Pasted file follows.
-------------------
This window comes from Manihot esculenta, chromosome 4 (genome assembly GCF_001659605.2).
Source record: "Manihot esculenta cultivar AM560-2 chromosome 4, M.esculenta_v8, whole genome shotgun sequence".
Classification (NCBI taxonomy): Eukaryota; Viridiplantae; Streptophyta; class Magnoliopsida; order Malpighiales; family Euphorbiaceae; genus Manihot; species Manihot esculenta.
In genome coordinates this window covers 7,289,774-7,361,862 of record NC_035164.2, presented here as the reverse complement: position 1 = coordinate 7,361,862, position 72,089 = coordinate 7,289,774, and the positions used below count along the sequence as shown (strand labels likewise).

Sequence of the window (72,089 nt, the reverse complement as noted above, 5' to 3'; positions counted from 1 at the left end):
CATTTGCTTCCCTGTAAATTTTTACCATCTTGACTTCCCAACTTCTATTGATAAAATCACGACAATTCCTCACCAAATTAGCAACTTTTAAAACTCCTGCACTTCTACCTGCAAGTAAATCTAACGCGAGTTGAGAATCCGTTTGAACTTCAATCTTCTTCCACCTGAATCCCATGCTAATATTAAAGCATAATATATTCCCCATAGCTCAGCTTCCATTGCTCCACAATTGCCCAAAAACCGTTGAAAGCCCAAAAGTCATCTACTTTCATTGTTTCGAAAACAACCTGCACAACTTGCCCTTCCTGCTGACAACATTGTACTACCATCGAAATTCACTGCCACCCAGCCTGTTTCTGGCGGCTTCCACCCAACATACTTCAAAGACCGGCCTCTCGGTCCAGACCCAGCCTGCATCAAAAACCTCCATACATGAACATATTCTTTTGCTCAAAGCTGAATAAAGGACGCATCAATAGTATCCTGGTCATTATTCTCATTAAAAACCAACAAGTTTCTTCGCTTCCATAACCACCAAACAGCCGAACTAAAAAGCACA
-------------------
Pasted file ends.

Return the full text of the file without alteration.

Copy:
This window comes from Manihot esculenta, chromosome 4 (genome assembly GCF_001659605.2).
Source record: "Manihot esculenta cultivar AM560-2 chromosome 4, M.esculenta_v8, whole genome shotgun sequence".
Classification (NCBI taxonomy): Eukaryota; Viridiplantae; Streptophyta; class Magnoliopsida; order Malpighiales; family Euphorbiaceae; genus Manihot; species Manihot esculenta.
In genome coordinates this window covers 7,289,774-7,361,862 of record NC_035164.2, presented here as the reverse complement: position 1 = coordinate 7,361,862, position 72,089 = coordinate 7,289,774, and the positions used below count along the sequence as shown (strand labels likewise).

Sequence of the window (72,089 nt, the reverse complement as noted above, 5' to 3'; positions counted from 1 at the left end):
CATTTGCTTCCCTGTAAATTTTTACCATCTTGACTTCCCAACTTCTATTGATAAAATCACGACAATTCCTCACCAAATTAGCAACTTTTAAAACTCCTGCACTTCTACCTGCAAGTAAATCTAACGCGAGTTGAGAATCCGTTTGAACTTCAATCTTCTTCCACCTGAATCCCATGCTAATATTAAAGCATAATATATTCCCCATAGCTCAGCTTCCATTGCTCCACAATTGCCCAAAAACCGTTGAAAGCCCAAAAGTCATCTACTTTCATTGTTTCGAAAACAACCTGCACAACTTGCCCTTCCTGCTGACAACATTGTACTACCATCGAAATTCACTGCCACCCAGCCTGTTTCTGGCGGCTTCCACCCAACATACTTCAAAGACCGGCCTCTCGGTCCAGACCCAGCCTGCATCAAAAACCTCCATACATGAACATATTCTTTTGCTCAAAGCTGAATAAAGGACGCATCAATAGTATCCTGGTCATTATTCTCATTAAAAACCAACAAGTTTCTTCGCTTCCATAACCACCAAACAGCCGAACTAAAAAGCACA